Ways Of Coping With Empathic/Emotional Burnout

Here are some coping tips and techniques. Some of these ways of coping with burnout will apply more to a work environment than a home environment, while others will be the reverse. Some may or may not apply to and/or work for you. So as always, take what works for you and leave the rest to the ether. ^_^

1. Develop a realistic picture of yourself - know what you're feeling and why.
2. Set realistic goals for yourself.
3. Recognize the symptoms of stress and burnout.
4. Ask for help when it's needed.
5. Develop a structural and personal support system.
6. Retain hope.
7. Develop a detached concern for recipients of your efforts.
8. Maintain an active personal social life outside of work.
9. Take time-outs when you need them.
10. Maintain a regimen of proper nutrition and physical exercise.
11. Develop a sense of organizational involvement.
12. Be willing to accept counseling when needed.
13. Develop self-therapies such as meditation, biofeedback, or relaxation response.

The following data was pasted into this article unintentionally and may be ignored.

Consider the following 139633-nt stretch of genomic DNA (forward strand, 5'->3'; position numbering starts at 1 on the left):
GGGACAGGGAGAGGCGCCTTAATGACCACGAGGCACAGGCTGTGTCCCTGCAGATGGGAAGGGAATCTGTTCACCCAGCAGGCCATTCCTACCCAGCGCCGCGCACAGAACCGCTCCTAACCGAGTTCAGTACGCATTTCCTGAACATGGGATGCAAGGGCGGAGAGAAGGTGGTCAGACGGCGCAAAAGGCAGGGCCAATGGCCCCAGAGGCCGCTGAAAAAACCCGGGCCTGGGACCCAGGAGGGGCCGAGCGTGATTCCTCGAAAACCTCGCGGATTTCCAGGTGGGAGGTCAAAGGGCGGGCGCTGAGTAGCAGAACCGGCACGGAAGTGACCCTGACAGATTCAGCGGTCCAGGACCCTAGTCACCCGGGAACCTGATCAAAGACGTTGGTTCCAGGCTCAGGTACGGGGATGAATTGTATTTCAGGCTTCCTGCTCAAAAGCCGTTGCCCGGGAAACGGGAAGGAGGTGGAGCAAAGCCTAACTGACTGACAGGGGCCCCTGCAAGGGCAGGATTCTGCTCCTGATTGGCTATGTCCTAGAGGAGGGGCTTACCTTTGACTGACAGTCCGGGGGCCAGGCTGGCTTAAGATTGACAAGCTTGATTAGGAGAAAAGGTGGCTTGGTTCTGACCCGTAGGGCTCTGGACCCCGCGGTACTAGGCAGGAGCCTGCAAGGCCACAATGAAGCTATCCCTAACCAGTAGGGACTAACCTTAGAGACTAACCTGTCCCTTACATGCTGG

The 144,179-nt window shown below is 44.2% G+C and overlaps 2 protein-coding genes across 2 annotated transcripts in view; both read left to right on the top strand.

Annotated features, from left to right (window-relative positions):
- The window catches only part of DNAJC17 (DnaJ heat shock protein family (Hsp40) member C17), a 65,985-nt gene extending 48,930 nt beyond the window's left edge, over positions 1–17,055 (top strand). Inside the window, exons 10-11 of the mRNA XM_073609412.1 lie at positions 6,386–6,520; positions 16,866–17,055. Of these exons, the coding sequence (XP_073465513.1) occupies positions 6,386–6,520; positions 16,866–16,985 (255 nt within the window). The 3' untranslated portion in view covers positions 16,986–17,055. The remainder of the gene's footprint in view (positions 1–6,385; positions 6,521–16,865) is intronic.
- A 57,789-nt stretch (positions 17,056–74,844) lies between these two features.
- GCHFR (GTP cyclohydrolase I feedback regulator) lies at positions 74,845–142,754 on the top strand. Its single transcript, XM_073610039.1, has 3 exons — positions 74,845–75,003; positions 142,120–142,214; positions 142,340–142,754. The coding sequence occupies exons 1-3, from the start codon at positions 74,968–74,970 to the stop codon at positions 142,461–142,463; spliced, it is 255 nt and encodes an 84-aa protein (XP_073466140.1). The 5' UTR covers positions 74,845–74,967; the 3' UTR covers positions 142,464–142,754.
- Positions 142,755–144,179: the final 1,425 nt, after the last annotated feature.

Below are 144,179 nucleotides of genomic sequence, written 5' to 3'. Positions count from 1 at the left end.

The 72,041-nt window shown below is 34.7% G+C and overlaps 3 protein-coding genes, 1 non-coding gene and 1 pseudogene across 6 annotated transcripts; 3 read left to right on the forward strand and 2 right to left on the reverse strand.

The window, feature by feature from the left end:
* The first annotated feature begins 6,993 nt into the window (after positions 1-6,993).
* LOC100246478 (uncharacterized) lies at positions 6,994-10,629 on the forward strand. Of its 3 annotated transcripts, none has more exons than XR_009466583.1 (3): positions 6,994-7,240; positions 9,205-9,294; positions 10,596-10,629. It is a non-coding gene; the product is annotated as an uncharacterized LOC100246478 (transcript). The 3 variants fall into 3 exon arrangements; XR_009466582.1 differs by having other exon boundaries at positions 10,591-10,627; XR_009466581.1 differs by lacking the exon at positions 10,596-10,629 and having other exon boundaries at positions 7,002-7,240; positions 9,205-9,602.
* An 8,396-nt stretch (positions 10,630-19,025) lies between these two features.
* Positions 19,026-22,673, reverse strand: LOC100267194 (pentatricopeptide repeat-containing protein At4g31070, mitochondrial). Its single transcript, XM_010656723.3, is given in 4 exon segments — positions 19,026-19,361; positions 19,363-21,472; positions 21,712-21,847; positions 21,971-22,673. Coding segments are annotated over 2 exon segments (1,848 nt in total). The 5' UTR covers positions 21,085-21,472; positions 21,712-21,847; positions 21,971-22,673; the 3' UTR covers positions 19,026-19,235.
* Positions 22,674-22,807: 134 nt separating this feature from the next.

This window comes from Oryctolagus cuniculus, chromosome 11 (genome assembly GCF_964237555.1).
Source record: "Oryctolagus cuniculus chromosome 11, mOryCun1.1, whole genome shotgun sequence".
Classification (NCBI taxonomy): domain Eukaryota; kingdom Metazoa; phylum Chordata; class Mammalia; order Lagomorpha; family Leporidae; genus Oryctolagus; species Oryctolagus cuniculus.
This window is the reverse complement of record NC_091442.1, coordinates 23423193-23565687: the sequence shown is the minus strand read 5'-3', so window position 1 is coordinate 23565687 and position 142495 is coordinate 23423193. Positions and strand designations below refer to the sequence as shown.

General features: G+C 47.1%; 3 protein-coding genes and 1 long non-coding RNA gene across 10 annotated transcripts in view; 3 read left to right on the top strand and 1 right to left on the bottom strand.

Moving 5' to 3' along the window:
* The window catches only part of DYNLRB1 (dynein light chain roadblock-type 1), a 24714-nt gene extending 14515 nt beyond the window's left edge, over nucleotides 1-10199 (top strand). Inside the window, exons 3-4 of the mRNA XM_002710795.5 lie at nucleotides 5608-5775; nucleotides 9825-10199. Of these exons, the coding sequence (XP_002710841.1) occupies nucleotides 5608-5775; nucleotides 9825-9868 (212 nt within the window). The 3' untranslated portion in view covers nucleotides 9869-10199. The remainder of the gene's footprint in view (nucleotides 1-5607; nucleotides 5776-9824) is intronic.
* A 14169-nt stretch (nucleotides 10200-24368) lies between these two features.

14. Accentuate the positive.
15. Be informed of the expectations, scope of responsibilities, opportunity for advancement, supervision, job description, workload, evaluation criteria, benefits and salary of a job before accepting it.
16. Identify goals and evaluate accordingly both at home and on the job.
17. Maintain personal growth both at home and on the job.
18. Seek out helpful supervision for your work both at home and on the job.
19. Develop an active outside life with a variety of interests.
20. Personalize your work and home environment with meaningful pictures, objects, colors, etc.
21. Feel comfortable with yourself, set limits for yourself and know how far to become involved with family and colleagues.
22. Encourage and practice good communication skills.
23. Provide for flexible working conditions.
24. Seek out encouragement for trying new ideas.
25. Find your own "decompression techniques'' such as activities like meditation or exercise that relieve tension and put you into a more relaxed state.
26. Don't just air gripes, but look for solutions.
27. Slow down.
28. Set limits and realize that you are not omnipotent and/or superhuman. You do not have to be all things to and for all people.

This discussion is not meant to diagnose, replace, or treat depression or thoughts of suicide. If you are in need, please seek out help with a licensed professional and get the help that you need.

Emotional Burnout Links (burnout quiz included) (burnout quiz) (pdf format) (burnout checklist included)

1 comment:

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    It speaks to the very subject of your comments. I hope you get something out of it.